“Buyer Beware” is still a good motto for gas buyers looking for win-win natural gas portfolio management results, according to a panel of industry marketing/trading representatives speaking Thursday at GasMart 2007 in Chicago.

Given an ever-expanding number of options for buying gas, the panelists outlined how they attempt to add value for buyers under a presentation theme offering an “Anatomy of a Gas Buyer’s Portfolio: Marketing a Win-Win to the Purchaser.”

Along with moderator from Shell Trading Gas and Power/Coral Energy Jim Chunn, the three panelists each in different ways stressed that buyers should not get too fixed on getting the lowest price possible at the expense of credit and reliability concerns. The speakers affirmed the fact that volatility continues to drive gas buying programs and the demise of the major energy traders five years ago in the wake of Enron Corp.’s meltdown has made credit, structure and other considerations critical for successful hedging.

“I am not aware of any significant, broad-based credit events that have occurred since Enron,” said David Duran, managing director, origination, for Fortis Energy Marketing/Trading, the newly created energy trading unit in the Brussels-based Fortis investment institution’s global merchant banking unit. He noted that when Enron went down it was clearing the major portion of all the energy transactions in the marketplace.

“Since then, I don’t think there has been anything near that magnitude. There have been other credit events since Enron collapsed that have more to do with the fact that up to the time of the collapse, a number of banks got into ‘mini-term’ transactions [five-year loans assuming the asset’s value would at least be worth its amortized value at the end of the loan period]. Post-Enron those asset values for power transactions declined so dramatically that the values were often below the unamortized portion, leaving the banks to assume the assets. Most of that has now been worked out.”

But the continuing volatility has increased the interest in hedging and in buyers protecting themselves. However, just like prices are very volatile, so the level of volatility itself can vary. Right now volatility is relatively low, Duran said. A month ago it was pretty high. But generally volatility increases the value of having options.

Noting that her newly consolidated company, Chicago-based Integrys Energy Services Inc. has a “superior” credit rating and more than $10 billion in assets, Deb McDermid, general manager, said her regionally focused firm urges customers to “think globally and act locally,” while stressing they seek value and reliability as well as low prices. “Getting best value is truly a combination of top service and competitive pricing,” McDermid said.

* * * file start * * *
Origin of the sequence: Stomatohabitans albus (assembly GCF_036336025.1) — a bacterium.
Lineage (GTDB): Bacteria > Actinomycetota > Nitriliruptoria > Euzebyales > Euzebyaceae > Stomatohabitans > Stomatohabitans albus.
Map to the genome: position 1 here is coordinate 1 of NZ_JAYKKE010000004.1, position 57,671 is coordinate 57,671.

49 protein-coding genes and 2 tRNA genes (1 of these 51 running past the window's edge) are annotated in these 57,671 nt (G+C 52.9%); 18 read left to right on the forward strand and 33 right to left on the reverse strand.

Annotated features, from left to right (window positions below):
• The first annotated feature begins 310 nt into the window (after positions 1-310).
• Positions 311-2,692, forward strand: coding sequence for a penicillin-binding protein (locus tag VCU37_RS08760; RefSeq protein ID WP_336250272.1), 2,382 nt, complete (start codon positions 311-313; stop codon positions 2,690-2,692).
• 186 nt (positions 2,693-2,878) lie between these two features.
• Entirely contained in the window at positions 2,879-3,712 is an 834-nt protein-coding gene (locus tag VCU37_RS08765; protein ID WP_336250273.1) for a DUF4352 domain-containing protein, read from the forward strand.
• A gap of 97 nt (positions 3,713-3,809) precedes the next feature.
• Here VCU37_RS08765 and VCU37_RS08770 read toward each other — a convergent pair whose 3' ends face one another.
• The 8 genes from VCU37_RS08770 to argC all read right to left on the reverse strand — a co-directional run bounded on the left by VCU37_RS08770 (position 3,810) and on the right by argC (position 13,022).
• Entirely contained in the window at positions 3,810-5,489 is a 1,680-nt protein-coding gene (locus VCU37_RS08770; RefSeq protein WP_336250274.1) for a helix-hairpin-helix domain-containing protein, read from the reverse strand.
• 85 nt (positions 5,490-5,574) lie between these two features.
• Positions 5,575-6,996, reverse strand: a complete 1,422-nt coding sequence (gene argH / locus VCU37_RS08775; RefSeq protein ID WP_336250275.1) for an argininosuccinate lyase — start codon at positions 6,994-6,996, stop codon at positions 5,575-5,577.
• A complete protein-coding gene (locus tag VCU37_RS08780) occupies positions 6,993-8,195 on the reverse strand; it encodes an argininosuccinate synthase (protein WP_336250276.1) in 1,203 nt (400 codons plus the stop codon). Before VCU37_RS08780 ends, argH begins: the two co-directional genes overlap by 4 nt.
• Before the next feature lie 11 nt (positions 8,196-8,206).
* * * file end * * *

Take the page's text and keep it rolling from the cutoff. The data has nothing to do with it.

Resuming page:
In picking a model and sticking with it for gas buying there is a wide variety of market influences that need to be taken into consideration, whether you’re a regional, national or global player, the panelists emphasized. McDermid cited the fact that current market dynamics involving tight supply/demand balances, increasingly complex weather factors, world events impacting global pricing, increased liquefied natural gas (LNG) imports, and national initiatives moderating consumption all are not going away any time soon.

From an expanded global perspective, since her firm joined global energy giant Iberdrola of Spain, PPM Energy’s Kay Atchison, origination director, reinforced what the other two speakers stressed, namely, price, reliability and service all have to be carefully analyzed, considered and incorporated in any meaningful buying strategies these days. “Price, reliability and service are the base requirements for all gas buyers,” she said.

All buyers want some of the same things in terms of price, but for utilities, considerations may be “a little different,” Atchison said, referring to regulatory mechanisms dealing with the price’s impact on ratepayers and shareholders. “For nonregulated buyers, the questions can be somewhat the same — the ultimate value to shareholders.

“Ever since the events of 2001-2002, credit has been an important component of reliability,” she said. “Credit ratings now drive buying practices, and they become components of pricing.”

With the overriding goal of bringing stability to energy costs, the panelists all stressed that there is no simple, one-model-fits-all approach to gas buying. And making win-wins will never be a slam dunk. Fortis’ Duran underscored this in explaining how volatility can increase the value of options.

“Clearly, everyone focuses on price; it’s a critical element that we all understand,” Duran said. “But there are other elements, and two others I think clients need to focus on — structure and credit terms. Structure involves how the transaction is set up to ensure that you have received the appropriate allocation of risk for value. On the financial side there are a lot of good questions to ask, such as do you need absolute risk protection [fixed price] or are you willing to let the price float?

“I always am careful to not try to pick the bottom or the top [of future prices] — instead set your risk strategy around your overall business objectives, then act to ensure that you’re getting the best value out of those energy risk models,” said Duran.

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